Critique of a non-shepherd for working structure? - German Shepherd Dog Forums
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post #1 of 23 (permalink) Old 09-27-2016, 08:23 PM Thread Starter
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Lightbulb Critique of a non-shepherd for working structure?

I am interested in a puppy from a certain pairing of a non-german shepherd breed, and was wondering a bit more about their conformation for work, specifically for agility and herding.

However, I don't know where to ask, so I was thinking some people in this forum may be able to help with telling me a little about the dogs conformation, with a look at the rear angulation as I am worried there isn't enough and I am not sure exactly how this will impact the dogs speed.

If this is ok and I am allowed, I will try to post some images of the parents in a stack.

Sorry if this is not OK, I am just unsure of where else I could ask, and thought it was worth a shot asking here.
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post #2 of 23 (permalink) Old 09-27-2016, 08:32 PM
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If you're wanting to do herding, is it a herding breed? Do the parents herd? Herding is an instinct, not all have it. I did herding with my rough collie. We did an instinct trial and of 42 rough collies of show lines and one pet line, only two passed, mine of show lines and the pet line one. I knew I wanted to do herding and went to that line when I was looking for my rough collie.
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post #3 of 23 (permalink) Old 09-27-2016, 08:41 PM Thread Starter
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@Deb, the parents are active herding dogs. The father works cattle and pigs, the mother works sheep and goats. The breeder has a farm, and has both herding dogs and livestock guardians.

Here are some videos of the father(black dog) working the breeder sent me, so if you have any critiques of the dog working, I really want to hear:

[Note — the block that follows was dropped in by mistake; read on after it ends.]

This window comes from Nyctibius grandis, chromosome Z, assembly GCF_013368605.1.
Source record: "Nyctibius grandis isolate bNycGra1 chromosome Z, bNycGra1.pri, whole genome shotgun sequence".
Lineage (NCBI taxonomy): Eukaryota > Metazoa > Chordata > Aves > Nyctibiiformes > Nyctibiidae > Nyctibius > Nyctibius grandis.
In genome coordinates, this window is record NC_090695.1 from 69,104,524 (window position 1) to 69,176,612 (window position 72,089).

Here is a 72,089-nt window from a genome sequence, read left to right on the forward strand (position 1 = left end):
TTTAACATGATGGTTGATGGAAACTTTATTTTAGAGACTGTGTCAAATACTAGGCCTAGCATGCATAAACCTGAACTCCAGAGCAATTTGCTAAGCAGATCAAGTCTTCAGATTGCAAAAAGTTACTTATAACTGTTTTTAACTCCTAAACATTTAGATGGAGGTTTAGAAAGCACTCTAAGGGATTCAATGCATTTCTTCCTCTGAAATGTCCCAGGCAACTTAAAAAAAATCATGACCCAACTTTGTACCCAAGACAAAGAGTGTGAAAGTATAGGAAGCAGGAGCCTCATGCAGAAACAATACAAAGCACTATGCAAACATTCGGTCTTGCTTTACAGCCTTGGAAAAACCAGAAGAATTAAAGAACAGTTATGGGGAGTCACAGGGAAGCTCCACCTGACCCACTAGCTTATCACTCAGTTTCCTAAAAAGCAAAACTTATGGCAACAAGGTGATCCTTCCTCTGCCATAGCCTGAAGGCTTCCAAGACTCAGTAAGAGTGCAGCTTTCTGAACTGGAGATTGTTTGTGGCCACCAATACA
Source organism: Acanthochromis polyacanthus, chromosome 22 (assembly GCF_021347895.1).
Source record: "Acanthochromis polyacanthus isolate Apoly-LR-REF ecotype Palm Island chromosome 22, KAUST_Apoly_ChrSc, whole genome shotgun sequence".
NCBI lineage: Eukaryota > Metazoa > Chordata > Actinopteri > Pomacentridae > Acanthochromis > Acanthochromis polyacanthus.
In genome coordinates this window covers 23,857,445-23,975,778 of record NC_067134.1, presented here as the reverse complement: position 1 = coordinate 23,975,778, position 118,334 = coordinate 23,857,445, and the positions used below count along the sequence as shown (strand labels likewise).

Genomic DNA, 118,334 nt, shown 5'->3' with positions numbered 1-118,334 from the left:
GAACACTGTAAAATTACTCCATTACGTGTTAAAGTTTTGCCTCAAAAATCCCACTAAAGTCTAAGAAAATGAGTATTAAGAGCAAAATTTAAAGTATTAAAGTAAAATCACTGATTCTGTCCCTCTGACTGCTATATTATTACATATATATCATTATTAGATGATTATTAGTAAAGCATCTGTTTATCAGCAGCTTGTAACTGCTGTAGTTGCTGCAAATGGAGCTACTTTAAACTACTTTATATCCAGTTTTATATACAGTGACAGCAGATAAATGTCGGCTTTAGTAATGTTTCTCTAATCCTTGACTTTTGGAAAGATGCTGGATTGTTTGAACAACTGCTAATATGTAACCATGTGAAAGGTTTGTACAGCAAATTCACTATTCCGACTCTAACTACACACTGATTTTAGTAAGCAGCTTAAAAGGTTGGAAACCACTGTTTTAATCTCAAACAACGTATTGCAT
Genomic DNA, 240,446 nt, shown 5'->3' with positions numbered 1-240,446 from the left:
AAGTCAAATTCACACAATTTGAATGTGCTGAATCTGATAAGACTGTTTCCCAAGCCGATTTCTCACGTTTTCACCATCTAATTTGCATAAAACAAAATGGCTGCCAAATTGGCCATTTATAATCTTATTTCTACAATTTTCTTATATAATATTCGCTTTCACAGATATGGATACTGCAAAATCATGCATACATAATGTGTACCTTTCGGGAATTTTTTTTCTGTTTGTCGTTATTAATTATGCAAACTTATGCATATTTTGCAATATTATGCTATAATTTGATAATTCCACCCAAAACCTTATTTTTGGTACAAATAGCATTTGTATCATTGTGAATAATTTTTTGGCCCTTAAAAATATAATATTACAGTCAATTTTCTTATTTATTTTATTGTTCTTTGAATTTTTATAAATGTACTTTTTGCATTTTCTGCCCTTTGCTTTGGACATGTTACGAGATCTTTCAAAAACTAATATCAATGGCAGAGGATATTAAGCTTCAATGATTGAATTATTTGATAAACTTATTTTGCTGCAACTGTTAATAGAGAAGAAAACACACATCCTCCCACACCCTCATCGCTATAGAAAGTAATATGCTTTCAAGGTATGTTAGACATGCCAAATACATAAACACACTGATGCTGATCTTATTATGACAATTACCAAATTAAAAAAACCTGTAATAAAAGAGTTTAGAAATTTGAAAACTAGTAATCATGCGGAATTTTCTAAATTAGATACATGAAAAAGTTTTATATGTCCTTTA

https://www.facebook.com/marki.klara...9529558739567/
https://www.facebook.com/marki.klara...9437722082084/
https://www.facebook.com/marki.klara...9600588732464/

Unfortunately most breeders do not work their dogs, and all the working dogs are owned by farmers in the native country and aren't registered, so I would not be able to find them easily, so I don't have much choice.

And since I am sharing videos, here are some pics of the mother:
https://postimg.org/gallery/1x7gwwgqy/

And some pics of the father:
https://postimg.org/gallery/lv4aovre/

Again, I am really sorry if this is not allowed!
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post #4 of 23 (permalink) Old 09-27-2016, 08:43 PM
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What breed is this?

~ Diane ~

CARLY ......... Ch. Lauremi's No Reservations (AKC GCh pointed, HIC)
SCARLET ..... Lauremi's Almost Wasn't (AKC pointed)
and absent friends... SAGE ~ Lauremi's Whim Z v Jakmar ~ AKC major ptd, HIC ~ 2010-2015
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post #5 of 23 (permalink) Old 09-27-2016, 08:48 PM Thread Starter
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Hungarian Mudi.
Relative to the Pumi and Puli